Brief Solution-Focussed Therapy
Cognitive Analytical Therapy (CAT)
In practice, my theoretical model is a holistic and integrative one, and I adjust my model and way of working to the needs of each individual client.
I am committed to providing a safe, respectful, lively and engaging space for you. My style is warm and friendly, but you will also find me very open, honest, challenging and insightful, and an active partner in your healing process.
My approach is holistic, and this means that I shall see you, and treat you, as a complex human being, mind-body-spirit. I shall see you as being many parts, many experiences, the sum total of all of these having brought you to where you are right now. And I shall hold you to be capable of healing yourself, and of having all the resources you need inside you.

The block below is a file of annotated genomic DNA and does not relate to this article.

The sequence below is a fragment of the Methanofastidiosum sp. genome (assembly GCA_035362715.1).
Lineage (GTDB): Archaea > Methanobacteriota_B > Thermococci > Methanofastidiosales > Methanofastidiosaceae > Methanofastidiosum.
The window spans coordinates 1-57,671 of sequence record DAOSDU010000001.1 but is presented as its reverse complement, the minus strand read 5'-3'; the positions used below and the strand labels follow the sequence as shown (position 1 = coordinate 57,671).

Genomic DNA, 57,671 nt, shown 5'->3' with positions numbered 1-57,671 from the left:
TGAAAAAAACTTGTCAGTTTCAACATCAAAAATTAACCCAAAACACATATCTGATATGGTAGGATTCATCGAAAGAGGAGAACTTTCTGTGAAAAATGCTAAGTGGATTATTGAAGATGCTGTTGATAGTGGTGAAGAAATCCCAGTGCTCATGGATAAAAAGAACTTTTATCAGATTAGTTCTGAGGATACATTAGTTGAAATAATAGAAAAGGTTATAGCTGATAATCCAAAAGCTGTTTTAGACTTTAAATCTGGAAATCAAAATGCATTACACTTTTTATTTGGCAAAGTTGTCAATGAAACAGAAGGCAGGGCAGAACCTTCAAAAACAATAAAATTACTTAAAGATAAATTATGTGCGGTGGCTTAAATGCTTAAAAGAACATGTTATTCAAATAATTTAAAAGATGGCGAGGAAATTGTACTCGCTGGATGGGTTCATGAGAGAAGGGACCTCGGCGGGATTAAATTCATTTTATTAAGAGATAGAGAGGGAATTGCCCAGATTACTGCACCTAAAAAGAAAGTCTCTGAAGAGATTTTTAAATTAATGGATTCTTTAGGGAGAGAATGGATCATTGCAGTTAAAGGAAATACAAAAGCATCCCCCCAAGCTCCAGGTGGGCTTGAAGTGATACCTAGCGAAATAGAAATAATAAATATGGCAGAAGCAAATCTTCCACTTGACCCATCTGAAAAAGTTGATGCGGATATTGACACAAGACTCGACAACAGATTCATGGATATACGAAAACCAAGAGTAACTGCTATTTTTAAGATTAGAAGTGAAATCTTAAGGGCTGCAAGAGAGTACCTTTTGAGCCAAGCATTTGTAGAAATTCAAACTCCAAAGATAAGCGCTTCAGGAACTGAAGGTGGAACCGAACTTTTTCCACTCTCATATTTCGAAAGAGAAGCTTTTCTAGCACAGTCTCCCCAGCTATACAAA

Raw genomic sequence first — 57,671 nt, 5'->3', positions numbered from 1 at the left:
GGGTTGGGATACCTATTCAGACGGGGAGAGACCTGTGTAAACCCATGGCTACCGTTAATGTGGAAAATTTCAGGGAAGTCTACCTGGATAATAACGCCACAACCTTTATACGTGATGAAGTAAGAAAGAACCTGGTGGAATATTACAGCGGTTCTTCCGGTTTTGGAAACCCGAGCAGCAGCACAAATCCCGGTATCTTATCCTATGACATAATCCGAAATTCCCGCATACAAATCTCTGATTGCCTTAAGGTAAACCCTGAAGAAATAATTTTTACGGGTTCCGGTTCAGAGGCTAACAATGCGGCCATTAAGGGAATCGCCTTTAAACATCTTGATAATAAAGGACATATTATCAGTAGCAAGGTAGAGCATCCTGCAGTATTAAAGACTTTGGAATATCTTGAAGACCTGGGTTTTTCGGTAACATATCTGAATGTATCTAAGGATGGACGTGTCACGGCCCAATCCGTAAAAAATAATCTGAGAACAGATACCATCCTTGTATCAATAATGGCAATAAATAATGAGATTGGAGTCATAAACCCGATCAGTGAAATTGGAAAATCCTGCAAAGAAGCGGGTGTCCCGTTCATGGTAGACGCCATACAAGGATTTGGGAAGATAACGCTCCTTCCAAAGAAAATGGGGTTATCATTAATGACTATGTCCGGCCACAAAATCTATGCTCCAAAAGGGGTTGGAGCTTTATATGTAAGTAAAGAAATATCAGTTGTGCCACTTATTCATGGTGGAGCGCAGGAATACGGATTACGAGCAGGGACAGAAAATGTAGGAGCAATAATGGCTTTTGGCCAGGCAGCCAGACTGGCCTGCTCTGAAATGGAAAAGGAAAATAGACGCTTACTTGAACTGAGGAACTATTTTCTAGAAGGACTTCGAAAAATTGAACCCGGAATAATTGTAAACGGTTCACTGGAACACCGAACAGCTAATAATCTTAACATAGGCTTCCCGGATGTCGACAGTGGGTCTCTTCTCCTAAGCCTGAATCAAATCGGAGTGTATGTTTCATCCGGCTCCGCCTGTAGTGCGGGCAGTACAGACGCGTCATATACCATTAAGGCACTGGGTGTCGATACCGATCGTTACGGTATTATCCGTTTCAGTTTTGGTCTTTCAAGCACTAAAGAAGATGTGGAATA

All you need is my active company, support and expertise. And that you will have.
My areas of specialism
I am experienced in helping clients who have experienced, or are experiencing difficulties with :
Serious or chronic illness
Bullying and Harassment
Borderline Personality Disorder
Narcissistic Personality Disorder
Pregnancy and motherhood
Difficulty letting go
Difficulties relating to other people
Longing for peace and inner stillness
Shyness, feeling self-conscious
Who I work with
I work with:
Children and young people
Parents and children
How I work
Face to face
Please visit our website for our qualifications, training, member organisations and individual specialisms.
In general, all of our therapists hold degrees, have studied for a minimum of 4 years to at least Diploma level as a post-graduate in counselling/psychotherapy, and have a minimum of 10 years' post qualifying experience.